De facto Relationships
Does the law recognise unmarried relationships?
The law generally recognises two different types of relationships between unmarried people who live together.
If you’re living together with someone as part of a couple, the law will recognise your de facto relationship and your rights will often be exactly the same as if you were married.
If you’re living with someone and providing them with free care or domestic support (or if they do the same for you), the law recognises this as a ‘close personal relationship’ and also gives you certain rights.
For instance, if you’re in a de facto relationship or a close personal relationship and the other person in the relationship dies without a will, you may be entitled to a share of their estate. If they die and haven’t provided for you in their will, you may be entitled to make a claim for financial support.
You may even have the right to claim workers compensation if they die on the job, as well as the right to receive financial support or social security.
If you’re living with someone else and you’re uncertain about your rights, your solicitor can help you work out what you’re entitled to.
What happens to property when a de facto or close personal relationship breaks down?
You can generally make a claim for the court to divide property within two years of the relationship breaking down, and sometimes you can even bring a claim if more than two years have passed.
You usually need to prove that you lived together for more than two years. In some circumstances you may also be entitled to bring a claim if you’ve lived together for less than two years, especially if:
- You have a child with your former partner
- In the case of a close personal relationship, you care for the other person’s child and would suffer an injustice if the court doesn’t make an order
- You’ve made substantial financial or personal contributions which you won’t be adequately compensated for unless the court makes an order.
When a court divides property it takes into account both people’s financial and non-financial contributions to the relationship.
For example, it will look at the division of household labour and the contribution you’ve both made as a parent. For de facto couples it will also take into account the amount of money both you and your former partner earned and will consider any differences in your future earning capacity and your obligations to care for the children.
Can you claim maintenance?
You can sometimes claim maintenance if you can’t support yourself after the relationship breaks down and your former partner has the means to contribute to your finances. Your entitlement to maintenance will end if you marry or enter into another de facto relationship.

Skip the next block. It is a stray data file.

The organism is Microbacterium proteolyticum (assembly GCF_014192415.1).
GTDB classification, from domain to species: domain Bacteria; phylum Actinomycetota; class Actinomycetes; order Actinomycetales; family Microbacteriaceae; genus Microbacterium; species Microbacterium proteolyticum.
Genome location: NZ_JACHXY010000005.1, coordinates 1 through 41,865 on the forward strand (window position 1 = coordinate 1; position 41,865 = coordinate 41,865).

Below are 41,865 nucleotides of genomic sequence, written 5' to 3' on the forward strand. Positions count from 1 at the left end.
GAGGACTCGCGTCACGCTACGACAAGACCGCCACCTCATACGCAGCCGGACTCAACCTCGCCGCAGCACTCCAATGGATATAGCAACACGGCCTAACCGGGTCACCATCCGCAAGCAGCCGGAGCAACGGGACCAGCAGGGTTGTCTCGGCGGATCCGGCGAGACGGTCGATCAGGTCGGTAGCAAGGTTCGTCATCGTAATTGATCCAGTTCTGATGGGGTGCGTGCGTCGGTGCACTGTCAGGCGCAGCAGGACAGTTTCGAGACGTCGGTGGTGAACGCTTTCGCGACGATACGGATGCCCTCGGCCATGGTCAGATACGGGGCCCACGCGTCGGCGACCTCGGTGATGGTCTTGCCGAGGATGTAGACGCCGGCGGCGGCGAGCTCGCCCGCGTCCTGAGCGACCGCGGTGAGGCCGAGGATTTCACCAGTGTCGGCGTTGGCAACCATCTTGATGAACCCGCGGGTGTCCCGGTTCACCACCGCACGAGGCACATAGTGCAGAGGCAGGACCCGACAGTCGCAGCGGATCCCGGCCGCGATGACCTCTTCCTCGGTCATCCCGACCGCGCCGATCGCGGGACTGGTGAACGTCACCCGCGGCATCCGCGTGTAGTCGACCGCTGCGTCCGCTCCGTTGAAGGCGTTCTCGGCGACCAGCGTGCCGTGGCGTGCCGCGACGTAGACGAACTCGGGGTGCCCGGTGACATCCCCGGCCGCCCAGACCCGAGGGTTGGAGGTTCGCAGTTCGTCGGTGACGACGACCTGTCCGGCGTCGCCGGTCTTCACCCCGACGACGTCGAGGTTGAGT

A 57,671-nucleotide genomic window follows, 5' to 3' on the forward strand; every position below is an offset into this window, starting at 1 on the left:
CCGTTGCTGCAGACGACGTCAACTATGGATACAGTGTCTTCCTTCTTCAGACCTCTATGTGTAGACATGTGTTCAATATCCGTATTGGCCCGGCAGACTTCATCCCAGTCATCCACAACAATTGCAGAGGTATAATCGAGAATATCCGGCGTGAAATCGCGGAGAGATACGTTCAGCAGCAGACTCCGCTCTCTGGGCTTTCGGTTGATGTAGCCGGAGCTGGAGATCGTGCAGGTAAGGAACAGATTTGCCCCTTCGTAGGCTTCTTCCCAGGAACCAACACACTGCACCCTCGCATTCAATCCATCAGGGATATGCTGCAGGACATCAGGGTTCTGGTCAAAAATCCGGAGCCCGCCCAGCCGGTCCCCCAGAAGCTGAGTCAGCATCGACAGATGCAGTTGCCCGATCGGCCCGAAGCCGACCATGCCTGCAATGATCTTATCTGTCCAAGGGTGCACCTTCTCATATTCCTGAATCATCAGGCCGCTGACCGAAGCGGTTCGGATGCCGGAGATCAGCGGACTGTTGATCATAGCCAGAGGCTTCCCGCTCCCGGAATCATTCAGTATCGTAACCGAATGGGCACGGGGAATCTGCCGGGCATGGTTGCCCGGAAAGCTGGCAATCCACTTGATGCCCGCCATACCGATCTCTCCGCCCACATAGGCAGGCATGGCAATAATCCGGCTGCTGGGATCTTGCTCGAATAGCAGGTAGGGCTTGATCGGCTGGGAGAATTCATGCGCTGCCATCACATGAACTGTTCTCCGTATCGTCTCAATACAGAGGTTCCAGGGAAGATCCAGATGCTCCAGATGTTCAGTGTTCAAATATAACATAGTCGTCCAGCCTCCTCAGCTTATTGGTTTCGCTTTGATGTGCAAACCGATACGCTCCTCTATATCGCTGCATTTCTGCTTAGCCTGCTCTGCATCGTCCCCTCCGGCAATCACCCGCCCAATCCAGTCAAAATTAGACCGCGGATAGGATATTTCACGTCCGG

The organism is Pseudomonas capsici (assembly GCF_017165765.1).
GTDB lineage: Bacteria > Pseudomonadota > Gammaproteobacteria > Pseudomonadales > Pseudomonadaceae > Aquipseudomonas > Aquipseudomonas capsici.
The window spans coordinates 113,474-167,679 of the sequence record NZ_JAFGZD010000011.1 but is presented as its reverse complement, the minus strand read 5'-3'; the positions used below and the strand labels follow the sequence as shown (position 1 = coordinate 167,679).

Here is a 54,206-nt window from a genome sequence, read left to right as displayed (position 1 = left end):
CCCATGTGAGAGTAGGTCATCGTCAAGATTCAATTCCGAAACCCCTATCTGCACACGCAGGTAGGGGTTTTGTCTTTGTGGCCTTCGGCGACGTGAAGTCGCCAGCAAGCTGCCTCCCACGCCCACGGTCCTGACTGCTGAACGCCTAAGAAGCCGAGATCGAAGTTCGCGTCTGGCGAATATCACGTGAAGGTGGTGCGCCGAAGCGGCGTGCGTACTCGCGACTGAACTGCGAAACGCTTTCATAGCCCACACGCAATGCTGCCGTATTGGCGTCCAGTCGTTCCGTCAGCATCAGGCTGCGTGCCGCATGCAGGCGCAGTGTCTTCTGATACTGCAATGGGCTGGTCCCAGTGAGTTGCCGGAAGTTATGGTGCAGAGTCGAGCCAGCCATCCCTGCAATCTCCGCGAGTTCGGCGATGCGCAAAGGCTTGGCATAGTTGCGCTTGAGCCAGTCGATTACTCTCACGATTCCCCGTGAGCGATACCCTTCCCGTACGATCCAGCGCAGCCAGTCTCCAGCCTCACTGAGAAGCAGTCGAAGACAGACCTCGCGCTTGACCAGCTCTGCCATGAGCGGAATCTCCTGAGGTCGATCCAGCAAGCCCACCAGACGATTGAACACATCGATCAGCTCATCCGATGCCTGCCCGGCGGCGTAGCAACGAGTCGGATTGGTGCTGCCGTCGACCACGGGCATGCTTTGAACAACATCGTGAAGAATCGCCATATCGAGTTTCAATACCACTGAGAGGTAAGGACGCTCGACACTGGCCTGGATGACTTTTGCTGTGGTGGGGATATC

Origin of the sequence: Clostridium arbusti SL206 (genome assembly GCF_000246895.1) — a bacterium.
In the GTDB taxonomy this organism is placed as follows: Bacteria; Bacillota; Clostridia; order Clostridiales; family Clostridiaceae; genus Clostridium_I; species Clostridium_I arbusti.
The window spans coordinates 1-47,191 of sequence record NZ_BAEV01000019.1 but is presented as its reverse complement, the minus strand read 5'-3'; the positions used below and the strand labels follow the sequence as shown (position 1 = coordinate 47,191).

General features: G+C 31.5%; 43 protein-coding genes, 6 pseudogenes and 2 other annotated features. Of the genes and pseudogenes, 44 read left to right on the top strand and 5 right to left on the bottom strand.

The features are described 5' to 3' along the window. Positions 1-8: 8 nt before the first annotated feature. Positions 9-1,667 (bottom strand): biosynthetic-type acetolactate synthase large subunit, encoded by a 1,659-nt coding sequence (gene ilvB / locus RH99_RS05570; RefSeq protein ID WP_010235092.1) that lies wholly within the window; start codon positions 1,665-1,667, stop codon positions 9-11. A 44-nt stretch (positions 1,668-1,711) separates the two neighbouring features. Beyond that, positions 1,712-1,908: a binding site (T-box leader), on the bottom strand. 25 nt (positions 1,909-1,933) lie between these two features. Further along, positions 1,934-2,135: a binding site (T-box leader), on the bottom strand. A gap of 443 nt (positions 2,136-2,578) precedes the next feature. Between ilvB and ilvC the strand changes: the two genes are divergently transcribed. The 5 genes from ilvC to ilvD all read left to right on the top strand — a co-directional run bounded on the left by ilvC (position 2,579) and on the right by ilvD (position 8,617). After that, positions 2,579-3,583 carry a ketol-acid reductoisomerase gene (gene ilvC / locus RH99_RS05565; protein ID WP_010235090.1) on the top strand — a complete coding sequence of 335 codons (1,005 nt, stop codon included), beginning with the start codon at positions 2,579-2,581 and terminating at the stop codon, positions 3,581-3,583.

Are you entitled to child support?
Regardless of whether or not you’re married, you’re entitled to support from your former partner if you care for a joint child. If there is a dispute about who the child’s parents are a court may order a DNA test.
You may also be able to claim child support from your former partner if you were in a same sex relationship.
Who will the children live with?
If you and a former partner have children together, you should always try to share parental responsibilities. You can do this through a parenting plan or by asking a court to make orders which you’ve both agreed to (called consent orders).
If you can’t work something out between yourselves, you can apply to the court, which will always base a decision about who your children should live with on the children’s best interests. The court can make orders about how much time a child should spend with each parent and sometimes even the extended family. It can also make orders about how you should both bring up the child. For instance, which school they should go to or which religion you should bring them up in.
Before a court makes any orders, it will usually ask you and your former partner, as well as anyone else with a legitimate interest in the child’s welfare, to participate in dispute resolution. This won’t be the case where there is evidence of any family violence or child abuse.
What is a binding financial agreement?
A binding financial agreement is a legal contract setting out how you and your former partner have agreed to arrange your financial affairs, as well as things like maintenance and any rights to property.
You should always see your solicitor before making a binding financial agreement. After all, they’re only legally enforceable if you’ve both had independent legal advice.
What social security rights do de facto couples have?
De facto couples have the same social security rights as married couples. That means if you separate from your de facto partner and you have a dependent child, you could qualify for assistance. You may also qualify for a benefit if you have dependent children and your partner dies.
What if you’re the victim of domestic violence?
If you feel under threat of violence, or you think a child is under threat of violence, contact the police immediately.
The court can grant a restraining order if you’re experiencing ongoing violence or your former partner is harassing you. A restraining order can prevent someone from contacting you or your child, or from entering your home or workplace.
If you don’t yet have a solicitor, don’t worry.
We’ve made it easy to find one near you through our online ‘Find a solicitor’ service.
- The Law Society of New South Wales
- 170 Phillip Street
- Sydney NSW 2000
- DX 362 Sydney
- T: (02) 9926 0333
- F: (02) 9231 5809
- E: firstname.lastname@example.org